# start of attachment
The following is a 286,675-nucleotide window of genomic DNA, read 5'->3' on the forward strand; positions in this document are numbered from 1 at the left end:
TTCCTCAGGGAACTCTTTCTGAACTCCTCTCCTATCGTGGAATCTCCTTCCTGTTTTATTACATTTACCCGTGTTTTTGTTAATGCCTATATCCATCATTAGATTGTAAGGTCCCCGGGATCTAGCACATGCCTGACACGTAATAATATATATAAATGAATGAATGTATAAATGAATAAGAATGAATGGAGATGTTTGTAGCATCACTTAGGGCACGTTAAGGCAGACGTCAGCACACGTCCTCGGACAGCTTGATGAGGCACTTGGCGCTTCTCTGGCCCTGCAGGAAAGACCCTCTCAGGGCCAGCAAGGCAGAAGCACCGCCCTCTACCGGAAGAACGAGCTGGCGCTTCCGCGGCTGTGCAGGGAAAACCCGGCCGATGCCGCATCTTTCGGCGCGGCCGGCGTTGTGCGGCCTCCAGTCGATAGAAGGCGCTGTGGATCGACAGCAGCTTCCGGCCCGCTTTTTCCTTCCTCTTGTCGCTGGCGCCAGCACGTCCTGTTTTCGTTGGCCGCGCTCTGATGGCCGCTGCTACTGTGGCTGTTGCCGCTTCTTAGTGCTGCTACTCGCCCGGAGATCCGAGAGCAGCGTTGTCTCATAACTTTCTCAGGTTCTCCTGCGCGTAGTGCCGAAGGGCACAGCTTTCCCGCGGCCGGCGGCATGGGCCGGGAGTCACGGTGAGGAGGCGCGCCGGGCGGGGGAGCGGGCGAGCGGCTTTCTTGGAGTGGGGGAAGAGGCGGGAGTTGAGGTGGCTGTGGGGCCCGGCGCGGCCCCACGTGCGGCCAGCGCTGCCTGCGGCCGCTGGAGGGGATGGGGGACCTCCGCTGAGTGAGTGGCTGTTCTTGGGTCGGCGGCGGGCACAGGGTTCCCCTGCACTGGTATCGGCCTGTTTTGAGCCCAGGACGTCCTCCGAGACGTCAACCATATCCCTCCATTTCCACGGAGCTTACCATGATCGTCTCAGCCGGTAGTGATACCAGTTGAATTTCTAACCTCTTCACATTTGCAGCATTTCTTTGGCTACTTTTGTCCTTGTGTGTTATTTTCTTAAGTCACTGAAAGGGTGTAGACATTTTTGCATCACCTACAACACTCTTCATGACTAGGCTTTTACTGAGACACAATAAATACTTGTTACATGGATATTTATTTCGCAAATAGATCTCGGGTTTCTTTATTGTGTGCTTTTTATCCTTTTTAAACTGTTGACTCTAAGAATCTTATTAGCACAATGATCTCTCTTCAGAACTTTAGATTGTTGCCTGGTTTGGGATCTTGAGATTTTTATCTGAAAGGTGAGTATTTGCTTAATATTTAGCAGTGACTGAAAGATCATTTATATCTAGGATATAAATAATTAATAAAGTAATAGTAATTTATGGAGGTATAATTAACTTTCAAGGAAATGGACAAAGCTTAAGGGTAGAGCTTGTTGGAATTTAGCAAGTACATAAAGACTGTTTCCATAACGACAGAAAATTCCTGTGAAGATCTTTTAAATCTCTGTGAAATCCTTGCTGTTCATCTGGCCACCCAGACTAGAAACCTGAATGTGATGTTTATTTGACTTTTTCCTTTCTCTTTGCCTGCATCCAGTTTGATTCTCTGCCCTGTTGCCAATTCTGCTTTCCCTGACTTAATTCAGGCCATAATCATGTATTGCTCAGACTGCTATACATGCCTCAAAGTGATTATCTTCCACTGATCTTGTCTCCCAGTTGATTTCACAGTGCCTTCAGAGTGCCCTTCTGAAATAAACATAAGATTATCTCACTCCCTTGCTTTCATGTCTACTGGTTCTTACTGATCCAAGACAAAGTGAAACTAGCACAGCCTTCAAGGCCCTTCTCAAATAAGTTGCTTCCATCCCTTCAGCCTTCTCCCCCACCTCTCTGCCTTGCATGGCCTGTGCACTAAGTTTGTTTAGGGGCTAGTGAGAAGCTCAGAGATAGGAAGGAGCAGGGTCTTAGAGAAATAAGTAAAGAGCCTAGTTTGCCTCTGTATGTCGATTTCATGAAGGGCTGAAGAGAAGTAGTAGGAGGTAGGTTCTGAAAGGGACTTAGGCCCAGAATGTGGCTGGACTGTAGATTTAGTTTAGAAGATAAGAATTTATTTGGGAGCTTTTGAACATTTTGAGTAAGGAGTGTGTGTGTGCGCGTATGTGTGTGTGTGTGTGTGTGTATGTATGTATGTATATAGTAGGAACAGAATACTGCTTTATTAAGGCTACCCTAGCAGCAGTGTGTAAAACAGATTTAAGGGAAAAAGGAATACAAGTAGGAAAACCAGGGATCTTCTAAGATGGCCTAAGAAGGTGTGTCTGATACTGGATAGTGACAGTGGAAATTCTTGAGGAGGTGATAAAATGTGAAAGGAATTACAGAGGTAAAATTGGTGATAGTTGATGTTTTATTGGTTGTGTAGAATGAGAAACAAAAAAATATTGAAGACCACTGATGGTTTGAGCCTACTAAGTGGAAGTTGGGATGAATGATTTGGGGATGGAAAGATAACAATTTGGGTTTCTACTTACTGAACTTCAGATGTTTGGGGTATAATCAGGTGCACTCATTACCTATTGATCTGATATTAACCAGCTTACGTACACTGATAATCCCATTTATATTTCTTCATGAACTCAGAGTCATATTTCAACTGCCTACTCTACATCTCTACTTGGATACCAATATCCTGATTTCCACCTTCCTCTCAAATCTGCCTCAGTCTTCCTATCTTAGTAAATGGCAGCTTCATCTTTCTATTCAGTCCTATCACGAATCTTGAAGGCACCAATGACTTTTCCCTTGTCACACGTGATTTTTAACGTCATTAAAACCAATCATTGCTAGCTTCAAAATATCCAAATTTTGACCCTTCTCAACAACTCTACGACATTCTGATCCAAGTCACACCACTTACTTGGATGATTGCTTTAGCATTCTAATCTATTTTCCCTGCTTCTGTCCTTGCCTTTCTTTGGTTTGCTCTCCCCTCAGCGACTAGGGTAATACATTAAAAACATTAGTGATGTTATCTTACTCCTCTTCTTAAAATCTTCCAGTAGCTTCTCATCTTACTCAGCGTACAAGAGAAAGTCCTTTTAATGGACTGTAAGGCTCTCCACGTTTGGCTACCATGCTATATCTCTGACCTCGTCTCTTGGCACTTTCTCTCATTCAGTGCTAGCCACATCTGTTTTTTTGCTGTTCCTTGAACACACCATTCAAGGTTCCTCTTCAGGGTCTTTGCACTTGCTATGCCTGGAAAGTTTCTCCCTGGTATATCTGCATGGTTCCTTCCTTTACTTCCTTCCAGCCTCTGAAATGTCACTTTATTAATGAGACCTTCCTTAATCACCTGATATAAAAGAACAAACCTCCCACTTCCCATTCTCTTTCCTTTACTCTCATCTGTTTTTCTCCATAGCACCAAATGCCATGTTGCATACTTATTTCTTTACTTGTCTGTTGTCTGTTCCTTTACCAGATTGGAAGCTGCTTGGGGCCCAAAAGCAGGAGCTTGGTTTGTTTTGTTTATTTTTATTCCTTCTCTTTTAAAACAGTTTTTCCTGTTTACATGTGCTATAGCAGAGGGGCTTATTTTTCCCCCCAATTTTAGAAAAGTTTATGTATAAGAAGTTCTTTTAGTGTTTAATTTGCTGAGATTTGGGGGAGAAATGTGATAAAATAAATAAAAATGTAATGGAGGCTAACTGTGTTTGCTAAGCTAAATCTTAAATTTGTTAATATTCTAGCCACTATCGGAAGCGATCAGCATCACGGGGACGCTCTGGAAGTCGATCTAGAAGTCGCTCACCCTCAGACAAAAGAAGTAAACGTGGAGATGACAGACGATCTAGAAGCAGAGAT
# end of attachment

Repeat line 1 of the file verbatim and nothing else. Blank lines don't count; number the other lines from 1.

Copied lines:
The following is a 286,675-nucleotide window of genomic DNA, read 5'->3' on the forward strand; positions in this document are numbered from 1 at the left end: